Catholic Culture Overview
Catholic Culture Overview

A Tocqueville for today

By Phil Lawler ( bio - articles - email ) | Jun 07, 2024 | In Reviews

An author will surely be gratified when his book is likened to one of the great classics. So Janos Zoltan Csak should be pleased with the reception for his new work, The Genius of America. Every review that I have seen has compared the book with Alexis de Tocqueville’s indispensable Democracy in America, and I will not break that pattern.

Like Tocqueville, Csak is a distinguished foreigner—he is Hungary’s culture minister—who studied American society carefully, through both critical reading and first-hand experience, and developed an admiration for the American spirit that is lively but not uncritical.

Admittedly The Genius of America is not likely to have the enduring power of Democracy in America. For one thing Csak’s project is much less ambitious; his analysis does not quite fill 100 pages. For another, the society that Tocqueville found entering into full vigor is now in what could be a terminal decline, beset by the problems that Tocqueville predicted.

But is the decline terminal? Csak holds out hope for an American revival, because he retains his confidence in the fundamental strength of the American spirit. But he is realistic—and unusually perceptive—about the nature of the crisis. With apologies for a lengthy quotation, let me present a sample of his analysis, drawn from his introductory chapter:

Americans are facing the end of a period of unlimited growth and mobility, and are faced instead with weakening social cohesion, deteriorating public security, and the failure of expeditions to spread democracy abroad. The system of subsidiarity between decentralized local government and federal government, which used to function tolerably well, now appears increasingly shaky. The sovereignty of elected legislative and government officials is being constrained by non-elected power and pressure groups, as well as ever more intricate state bureaucracies and business technocracies. The existential anxiety increasingly felt by many Americans, especially those from that backbone of society, the middle class, is being caused by the intrusion of values hostile to a traditional way of life that until recently was taken for granted. Increasingly extreme shifts in government policies, alongside economic instability, are exacerbating the uncertainty.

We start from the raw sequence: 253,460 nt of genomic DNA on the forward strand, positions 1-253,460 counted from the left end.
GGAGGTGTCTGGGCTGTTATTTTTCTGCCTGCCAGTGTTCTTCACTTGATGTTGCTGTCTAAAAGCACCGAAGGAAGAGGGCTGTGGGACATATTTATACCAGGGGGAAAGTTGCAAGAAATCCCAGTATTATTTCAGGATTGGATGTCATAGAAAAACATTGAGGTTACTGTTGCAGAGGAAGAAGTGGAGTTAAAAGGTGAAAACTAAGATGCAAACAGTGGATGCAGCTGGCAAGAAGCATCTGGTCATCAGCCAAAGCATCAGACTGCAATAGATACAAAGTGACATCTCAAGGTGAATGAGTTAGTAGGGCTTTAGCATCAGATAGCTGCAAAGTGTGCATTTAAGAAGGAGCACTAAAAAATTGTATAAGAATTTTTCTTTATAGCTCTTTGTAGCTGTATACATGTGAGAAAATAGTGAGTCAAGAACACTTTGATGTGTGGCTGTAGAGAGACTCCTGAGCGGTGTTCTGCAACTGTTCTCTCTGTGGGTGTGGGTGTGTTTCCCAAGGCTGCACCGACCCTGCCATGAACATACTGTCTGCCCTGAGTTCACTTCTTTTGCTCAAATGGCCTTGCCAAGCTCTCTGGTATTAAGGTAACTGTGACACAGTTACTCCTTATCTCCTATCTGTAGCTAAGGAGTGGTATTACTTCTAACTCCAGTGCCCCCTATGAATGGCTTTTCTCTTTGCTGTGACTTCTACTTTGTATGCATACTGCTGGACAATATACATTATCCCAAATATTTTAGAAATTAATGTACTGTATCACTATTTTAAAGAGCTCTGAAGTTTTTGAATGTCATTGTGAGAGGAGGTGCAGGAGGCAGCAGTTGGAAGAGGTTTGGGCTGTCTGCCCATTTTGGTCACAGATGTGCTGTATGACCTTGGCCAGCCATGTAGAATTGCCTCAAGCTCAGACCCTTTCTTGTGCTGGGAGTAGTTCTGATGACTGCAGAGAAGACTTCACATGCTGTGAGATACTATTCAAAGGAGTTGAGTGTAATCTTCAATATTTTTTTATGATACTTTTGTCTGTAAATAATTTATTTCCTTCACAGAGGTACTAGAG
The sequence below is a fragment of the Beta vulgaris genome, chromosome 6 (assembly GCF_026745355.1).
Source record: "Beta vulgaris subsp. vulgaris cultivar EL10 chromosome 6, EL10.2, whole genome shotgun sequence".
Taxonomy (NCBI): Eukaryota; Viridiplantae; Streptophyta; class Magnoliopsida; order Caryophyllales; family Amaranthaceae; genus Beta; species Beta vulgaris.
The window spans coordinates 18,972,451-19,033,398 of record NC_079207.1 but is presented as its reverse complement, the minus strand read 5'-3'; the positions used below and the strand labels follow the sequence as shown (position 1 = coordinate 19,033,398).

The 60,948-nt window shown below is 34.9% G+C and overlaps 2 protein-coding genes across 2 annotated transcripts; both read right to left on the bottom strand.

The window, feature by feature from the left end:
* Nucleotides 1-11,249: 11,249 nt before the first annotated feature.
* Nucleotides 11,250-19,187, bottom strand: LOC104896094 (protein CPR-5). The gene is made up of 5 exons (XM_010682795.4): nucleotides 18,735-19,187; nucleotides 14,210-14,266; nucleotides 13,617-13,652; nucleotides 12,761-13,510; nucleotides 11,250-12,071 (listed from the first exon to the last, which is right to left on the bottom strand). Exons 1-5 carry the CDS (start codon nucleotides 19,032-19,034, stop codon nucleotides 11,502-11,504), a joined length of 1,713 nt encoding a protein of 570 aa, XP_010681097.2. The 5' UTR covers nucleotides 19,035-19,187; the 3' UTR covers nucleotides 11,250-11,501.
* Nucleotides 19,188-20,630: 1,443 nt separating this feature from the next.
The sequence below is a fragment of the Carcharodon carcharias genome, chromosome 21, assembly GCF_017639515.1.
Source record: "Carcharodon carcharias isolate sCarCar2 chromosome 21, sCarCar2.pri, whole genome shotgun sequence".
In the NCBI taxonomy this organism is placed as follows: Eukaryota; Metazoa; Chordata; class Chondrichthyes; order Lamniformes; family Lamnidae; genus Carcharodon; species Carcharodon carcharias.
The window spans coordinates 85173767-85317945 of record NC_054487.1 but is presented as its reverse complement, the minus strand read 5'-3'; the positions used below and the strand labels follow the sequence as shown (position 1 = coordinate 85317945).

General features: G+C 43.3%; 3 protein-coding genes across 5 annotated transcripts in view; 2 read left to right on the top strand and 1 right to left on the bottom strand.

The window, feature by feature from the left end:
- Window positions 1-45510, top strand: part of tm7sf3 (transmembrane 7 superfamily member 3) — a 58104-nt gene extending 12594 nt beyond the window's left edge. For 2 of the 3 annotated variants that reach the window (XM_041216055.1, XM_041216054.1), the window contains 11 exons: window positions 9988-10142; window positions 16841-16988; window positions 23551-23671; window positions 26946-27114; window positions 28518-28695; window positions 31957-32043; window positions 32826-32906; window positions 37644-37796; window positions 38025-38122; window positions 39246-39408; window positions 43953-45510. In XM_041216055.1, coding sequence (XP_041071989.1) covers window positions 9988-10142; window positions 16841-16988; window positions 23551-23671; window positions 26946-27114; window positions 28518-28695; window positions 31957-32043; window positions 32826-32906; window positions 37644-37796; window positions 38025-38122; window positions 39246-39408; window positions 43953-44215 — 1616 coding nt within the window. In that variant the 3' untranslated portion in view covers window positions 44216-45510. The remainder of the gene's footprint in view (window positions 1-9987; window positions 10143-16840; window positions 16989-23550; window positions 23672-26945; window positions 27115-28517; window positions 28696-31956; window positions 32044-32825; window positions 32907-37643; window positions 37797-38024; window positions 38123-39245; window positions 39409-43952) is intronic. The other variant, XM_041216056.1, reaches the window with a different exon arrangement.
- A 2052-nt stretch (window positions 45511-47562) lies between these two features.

Again like Tocqueville, Csak is interested in the mechanics of the American political system, but much more interested in the principles on which that system is based. Both books question whether the American Founding contains the seeds of its own eventual destruction.

In the longest chapter of The Genius of America, Csak explores the “internal contradictions of America’s moral project,” explaining how both the history of slavery and the mistreatment of the Native American population belie the statement of the Declaration of Independence that “all men are created equal,” and thereby undermine the legitimacy of the republic. The damage is still visible, he argues.